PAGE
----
The Fiction Funnel Formula: Infographic for Authors

I’ve heard it said more than once, by people who know the publishing business inside and out: You can’t get by with just one book. Why not?

FIrst off, you don’t have much of anything to give away. Sure, you could offer a few chapters free; and Amazon can help you with that, using their “Look Inside” feature.

At the very least, you might want to pull out a short story from your novel’s larger scope. Something with a beginning and an ending, and maybe a cliffhanger to lure readers into your full-length work.

 it wouldn’t hurt to keep writing, fast as you can

Here’s the problem: Once you’ve gathered a brand new reader, now a lovely fresh fan of your writing, where can you send them after they reach “The End“? So two books is better. Most publishers agree that three is your best first number.

This infographic, based on the amazing publishing guide, Write. Publish. Repeat. (The No-Luck-Required Guide to Self-Publishing Success)*, shows how you can leverage multiple books and book series to keep your fans begging for more.

Do you have to have this many books to make the system work? Probably not, but it wouldn’t hurt to keep writing, fast as you can. A loyal reader is a treasure to be gathered and guarded. Once you have fans who love you, keep on rewarding them for their attention. How? Just follow the green arrows.

[If you have trouble seeing the image clearly, increase your browser’s zoom, usually by pressing Ctrl plus “+”. Or save the image to your hard drive using “Save Image As…” — then enlarge it.]

*Affiliate Link. If you click that and decide to buy, I might make some money, okay? Thanks!

Fiction Formula infographic


  1. Hi Jim
    I could really follow the flow on this one, and I really have not had much experience with this type of mapping. I think the idea of the chart with giving free books and then increasing the offer as the people become involved makes sense.
    Thanks for being part of the class and sharing your work.

    • Did you see the first one, Louise? It was a beautiful mess, all but unreadable.

      So, I think this one might actually work to convey the message, since you got it right away. Thanks!

  2. Is this supposed to read like algebra, really straight-line? Or more like chemistry with precipitates and new things added all along? Not getting it, still, I’m afraid. But then, I’m a very literal person.

    • There might be some precipitates in there, Katharine! 🙂

      I took a ride on the “formula” theme, started out with that first chalkboard and carried the idea forward with more chalkboards. If you only read the chalkboards, and maybe the left-column value-progression, you have the gist of it.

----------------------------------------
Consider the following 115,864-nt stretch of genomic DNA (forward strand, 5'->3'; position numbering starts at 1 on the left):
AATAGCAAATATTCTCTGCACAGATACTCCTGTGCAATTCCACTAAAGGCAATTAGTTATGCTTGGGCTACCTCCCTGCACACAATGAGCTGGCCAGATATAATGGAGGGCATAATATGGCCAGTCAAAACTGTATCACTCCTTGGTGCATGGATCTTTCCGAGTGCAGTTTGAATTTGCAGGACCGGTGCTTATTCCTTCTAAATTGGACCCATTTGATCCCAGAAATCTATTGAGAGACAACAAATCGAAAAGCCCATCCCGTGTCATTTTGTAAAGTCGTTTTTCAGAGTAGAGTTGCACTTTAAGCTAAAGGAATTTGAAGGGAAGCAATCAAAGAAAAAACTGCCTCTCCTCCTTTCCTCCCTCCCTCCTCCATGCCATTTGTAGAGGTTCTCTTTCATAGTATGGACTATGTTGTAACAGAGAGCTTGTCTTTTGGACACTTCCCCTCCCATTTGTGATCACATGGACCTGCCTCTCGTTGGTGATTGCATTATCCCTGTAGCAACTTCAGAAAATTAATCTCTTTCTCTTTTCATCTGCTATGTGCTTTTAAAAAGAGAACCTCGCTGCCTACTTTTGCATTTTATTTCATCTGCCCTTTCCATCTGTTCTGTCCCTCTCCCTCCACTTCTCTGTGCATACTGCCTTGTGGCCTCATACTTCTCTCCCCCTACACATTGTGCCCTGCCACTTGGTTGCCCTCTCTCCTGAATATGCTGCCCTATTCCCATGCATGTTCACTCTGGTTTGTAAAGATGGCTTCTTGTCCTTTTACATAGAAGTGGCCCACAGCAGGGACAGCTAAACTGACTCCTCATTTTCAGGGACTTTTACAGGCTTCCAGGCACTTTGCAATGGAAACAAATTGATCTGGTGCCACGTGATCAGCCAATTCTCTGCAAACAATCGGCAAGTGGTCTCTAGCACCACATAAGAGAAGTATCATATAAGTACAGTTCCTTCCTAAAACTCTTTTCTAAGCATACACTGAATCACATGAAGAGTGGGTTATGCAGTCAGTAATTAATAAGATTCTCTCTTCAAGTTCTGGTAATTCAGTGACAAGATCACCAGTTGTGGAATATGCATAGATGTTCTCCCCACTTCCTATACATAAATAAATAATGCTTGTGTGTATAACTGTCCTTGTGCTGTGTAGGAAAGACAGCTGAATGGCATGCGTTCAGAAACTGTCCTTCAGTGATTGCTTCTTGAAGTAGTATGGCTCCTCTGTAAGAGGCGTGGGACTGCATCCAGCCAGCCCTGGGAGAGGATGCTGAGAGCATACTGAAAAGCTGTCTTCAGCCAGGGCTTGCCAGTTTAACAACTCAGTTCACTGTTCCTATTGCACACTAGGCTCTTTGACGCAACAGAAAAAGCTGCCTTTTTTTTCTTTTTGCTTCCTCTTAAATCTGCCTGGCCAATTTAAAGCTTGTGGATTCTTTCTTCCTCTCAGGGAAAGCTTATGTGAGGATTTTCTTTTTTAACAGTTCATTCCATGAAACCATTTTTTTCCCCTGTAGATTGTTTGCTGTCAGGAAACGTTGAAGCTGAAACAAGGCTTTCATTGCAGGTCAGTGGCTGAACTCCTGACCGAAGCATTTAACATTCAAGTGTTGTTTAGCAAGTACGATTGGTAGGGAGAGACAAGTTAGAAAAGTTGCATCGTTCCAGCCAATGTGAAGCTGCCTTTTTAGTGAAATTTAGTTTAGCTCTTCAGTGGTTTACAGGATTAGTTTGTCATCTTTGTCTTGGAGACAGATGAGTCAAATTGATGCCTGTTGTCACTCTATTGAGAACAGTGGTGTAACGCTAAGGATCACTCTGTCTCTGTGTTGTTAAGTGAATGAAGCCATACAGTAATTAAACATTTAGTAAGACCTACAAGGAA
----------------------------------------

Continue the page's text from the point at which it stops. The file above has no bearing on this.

Thanks for your feedback. Nothing wrong with “literal” people at all!

  3. Jim, I guess I may be weird because I have always visualized spaces/negative spaces in a different way and seriously avoid looking at complicated graphics as much as possible as a result. Perhaps I find this an information overload, difficult to follow. That being said, it’s interesting, “:)

    • Everyone sees graphics just a little bit differently, Raymond. That’s the challenge, for sure. It might still be way too complicated. Thanks very much for your opinions!

      • Jim, that may be the actual KEY, there’s not enough negative space to SEPARATE the ‘groups of graphics’ so it has the appearance of being cluttered. I studied this thing for as long as I could look at it (it’s difficult for me to do that) and came to that conclusion; I also asked my better half the photographer/artist; Wendy came to the same conclusion. Interesting, first thing she said was ‘it should be on two pages, it has the appearance of being crowded too close together”. Bottom line, use smaller icons for the graphics to generate more negative (white) space, making it easier to follow, (or turn it sideways on the sheet for a more continuous flow, or go to two sheets (the least preferable solution) The colour and artwork is great.

        • Thanks again for your insights, Raymond.

          I’ve always been a fan of smart use of whitespace, especially in blog posts. This graphic felt crowded to me, too; but I was imitating the style of similar infographics I’ve seen elsewhere, perhaps incorrectly. I wouldn’t go to two pages for this, as I agree that would be the “least preferable solution.” Your comments have been really helpful — thanks!

          • Jim, you could make the infographic just a bit longer, so that you create some more space between the different levels (free, low-cost, full charge).

            Making the icons smaller wouldn’t be comfortable for my eyes, to be honest.

            The idea is clear, I believe, and all necessary elements are exposed. I didn’t have a problem following the flow of the envisioned course of action.

          • Thanks much, Helene. Your feedback is very helpful.
            Version 3.0 should end up much more readable, thanks to suggestions like yours.

  4. Pstt. I don’t think it’s too complicated by any means, either, we could follow that aspect easily enough, but the visuals made it a bigger challenge.

  5. Yes – that’s it! It needs more White Space and general Spaciousness.

    Love the idea, but it’s not grouped enough to be easily read. 🙂 :>O<:

  6. Also, make sure that YOU and YOUR WEBSITE are included on this too, as well as your source material. You did the work to break it down, you should get credit for that. 🙂 :>O<:

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